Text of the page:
OFFICERS from Reading Council’s Licensing Team have received a prestigious Home Office award.
Clyde Masson, Richard French and Peter Narancic, all from the Council’s Licensing Team, were nominated for the Director’s Commendation Award from the Home Office for their joint work with Immigration Enforcement Officers.
They received the award at a ceremony on Wednesday 25th April at the Home Office in London.
The Council’s Licensing Team has been working in partnership with Immigration Enforcement and Thames Valley Police over the period of a year.
The team organised ‘action’ days, where based on local intelligence, they visited local businesses and uncovered various breaches of licensing regulations, as well as illegal workers. A number of these premises have had their licences reviewed and the Immigration Enforcement Team has taken further action.
In total, there have been over 65 joint inspections of places holding a premise licence in Reading. This includes restaurants, takeaways and off licences.
Results achieved include:
· Sixty-five premises were visited up until end of March 2018;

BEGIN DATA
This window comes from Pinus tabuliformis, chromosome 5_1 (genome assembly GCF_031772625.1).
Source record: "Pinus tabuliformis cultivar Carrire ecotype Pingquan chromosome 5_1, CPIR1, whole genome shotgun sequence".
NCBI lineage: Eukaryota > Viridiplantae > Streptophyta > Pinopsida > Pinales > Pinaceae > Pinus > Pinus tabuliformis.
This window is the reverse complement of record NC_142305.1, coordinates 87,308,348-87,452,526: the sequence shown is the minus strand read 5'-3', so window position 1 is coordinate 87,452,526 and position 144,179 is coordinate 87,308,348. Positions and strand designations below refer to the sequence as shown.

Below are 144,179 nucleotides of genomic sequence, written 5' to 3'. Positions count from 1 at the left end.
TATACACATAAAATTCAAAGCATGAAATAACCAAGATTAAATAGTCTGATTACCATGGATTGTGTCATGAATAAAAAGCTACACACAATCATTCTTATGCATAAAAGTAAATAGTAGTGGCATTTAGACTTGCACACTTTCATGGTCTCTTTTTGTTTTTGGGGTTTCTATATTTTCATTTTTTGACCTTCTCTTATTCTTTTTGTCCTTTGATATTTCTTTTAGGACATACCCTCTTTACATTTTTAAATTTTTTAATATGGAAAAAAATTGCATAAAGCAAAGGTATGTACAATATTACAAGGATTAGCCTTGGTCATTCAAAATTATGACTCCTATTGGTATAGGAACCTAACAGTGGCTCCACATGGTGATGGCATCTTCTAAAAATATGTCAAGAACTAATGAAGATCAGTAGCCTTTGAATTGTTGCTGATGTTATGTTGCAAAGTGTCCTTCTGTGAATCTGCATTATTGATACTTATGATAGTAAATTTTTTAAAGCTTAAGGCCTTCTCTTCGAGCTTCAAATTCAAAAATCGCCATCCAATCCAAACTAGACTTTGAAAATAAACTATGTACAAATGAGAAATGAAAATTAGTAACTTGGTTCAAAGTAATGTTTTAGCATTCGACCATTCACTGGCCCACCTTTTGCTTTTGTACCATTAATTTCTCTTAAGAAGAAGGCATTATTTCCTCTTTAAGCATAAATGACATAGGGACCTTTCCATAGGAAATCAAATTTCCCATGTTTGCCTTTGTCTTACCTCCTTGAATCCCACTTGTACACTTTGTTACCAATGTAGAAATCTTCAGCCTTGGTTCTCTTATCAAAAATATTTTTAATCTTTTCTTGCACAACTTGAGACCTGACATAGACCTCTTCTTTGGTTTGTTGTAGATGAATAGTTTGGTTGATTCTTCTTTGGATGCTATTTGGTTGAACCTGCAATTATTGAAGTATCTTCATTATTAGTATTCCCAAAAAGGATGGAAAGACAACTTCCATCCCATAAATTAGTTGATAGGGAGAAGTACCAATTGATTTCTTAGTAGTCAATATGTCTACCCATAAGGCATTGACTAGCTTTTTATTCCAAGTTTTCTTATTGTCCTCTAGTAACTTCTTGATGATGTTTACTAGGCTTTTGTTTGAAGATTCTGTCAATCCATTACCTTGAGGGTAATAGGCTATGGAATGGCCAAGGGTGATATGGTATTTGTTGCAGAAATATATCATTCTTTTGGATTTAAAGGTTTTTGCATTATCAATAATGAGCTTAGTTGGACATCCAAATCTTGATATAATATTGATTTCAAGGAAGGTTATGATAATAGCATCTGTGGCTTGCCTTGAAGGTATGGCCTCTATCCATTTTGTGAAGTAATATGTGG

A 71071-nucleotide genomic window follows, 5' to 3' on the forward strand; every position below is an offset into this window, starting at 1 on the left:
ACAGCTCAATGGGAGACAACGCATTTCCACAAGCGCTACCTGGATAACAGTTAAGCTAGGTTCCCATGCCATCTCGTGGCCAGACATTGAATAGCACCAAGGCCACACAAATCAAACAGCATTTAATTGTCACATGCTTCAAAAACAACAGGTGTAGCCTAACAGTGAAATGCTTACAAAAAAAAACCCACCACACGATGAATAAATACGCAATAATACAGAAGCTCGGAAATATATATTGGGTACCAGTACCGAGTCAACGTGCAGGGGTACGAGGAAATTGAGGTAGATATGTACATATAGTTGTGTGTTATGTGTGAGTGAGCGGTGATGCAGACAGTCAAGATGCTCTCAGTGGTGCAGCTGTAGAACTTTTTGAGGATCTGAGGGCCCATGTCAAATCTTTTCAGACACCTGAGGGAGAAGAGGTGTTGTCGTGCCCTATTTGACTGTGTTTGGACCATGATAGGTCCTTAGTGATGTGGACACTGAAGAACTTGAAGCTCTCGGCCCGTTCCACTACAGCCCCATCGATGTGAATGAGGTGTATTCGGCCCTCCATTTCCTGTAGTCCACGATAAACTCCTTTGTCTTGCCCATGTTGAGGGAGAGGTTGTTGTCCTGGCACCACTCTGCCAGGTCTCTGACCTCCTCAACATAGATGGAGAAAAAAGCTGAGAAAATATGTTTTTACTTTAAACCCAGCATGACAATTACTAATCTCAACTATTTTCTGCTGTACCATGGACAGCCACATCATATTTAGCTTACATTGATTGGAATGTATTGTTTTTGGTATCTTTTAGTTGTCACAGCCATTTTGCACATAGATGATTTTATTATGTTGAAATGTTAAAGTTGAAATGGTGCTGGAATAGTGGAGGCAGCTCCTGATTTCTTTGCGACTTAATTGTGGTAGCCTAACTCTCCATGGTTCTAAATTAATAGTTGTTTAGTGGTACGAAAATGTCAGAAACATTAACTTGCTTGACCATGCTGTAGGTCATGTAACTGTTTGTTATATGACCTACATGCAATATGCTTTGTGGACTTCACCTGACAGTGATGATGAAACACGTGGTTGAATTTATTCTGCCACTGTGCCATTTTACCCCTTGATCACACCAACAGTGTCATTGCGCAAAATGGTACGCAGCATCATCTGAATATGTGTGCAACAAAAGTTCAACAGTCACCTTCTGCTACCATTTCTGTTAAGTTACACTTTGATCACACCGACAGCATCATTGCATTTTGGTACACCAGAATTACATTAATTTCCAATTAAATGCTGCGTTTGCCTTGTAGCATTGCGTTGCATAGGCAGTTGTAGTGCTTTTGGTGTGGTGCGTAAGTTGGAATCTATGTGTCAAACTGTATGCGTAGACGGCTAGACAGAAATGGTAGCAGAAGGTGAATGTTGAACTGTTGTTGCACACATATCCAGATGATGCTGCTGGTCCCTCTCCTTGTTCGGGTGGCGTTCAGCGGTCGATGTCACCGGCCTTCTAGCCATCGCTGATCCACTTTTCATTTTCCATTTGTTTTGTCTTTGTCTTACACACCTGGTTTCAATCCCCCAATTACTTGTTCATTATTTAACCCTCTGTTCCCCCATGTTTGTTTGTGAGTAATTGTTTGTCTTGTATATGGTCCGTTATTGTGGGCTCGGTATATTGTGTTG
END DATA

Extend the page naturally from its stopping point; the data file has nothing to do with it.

· Thirty-one illegal workers were found in 23 premises;
· Eight premises (six off licences and two restaurants) had their licence revoked, with fines of £20,000 for each illegal worker;
· Fifteen premises faced performance reviews and had conditions added to their licence to prevent these issues from re-occurring; They will potentially have their licence revoked should the situation reoccur.
Many premises were found to be in breach of their licence conditions; for example, with no authorised person on site to sell alcohol. A number of health and safety and food hygiene issues were also flagged with the Council’s Environmental Health Team.
Cllr Sarah Hacker, Reading’s Lead Member for Consumer Services, said: “Congratulations are due to the Licensing Team and everyone involved in this initiative. This well-deserved award recognises the excellent partnership work that has taken place between Reading Council, Immigration Enforcement and Thames Valley Police and the impressive results they have achieved. The strong working partnership has been very effective and we intend to carry it forward in future.
“It is worth remembering the human cost behind this type of illegal activity. The workers uncovered by this operation often face unacceptably long hours and pay below the minimum wage; they often have no relevant tax and national insurance contributions and their employment is usually tied to them keeping their accommodation, leaving them little choice but to accept the conditions.
“The Council strongly advises all businesses to check their employees have permission to live and work in the UK, as action will be taken against them by Immigration Enforcement and the Council if illegal workers are found.”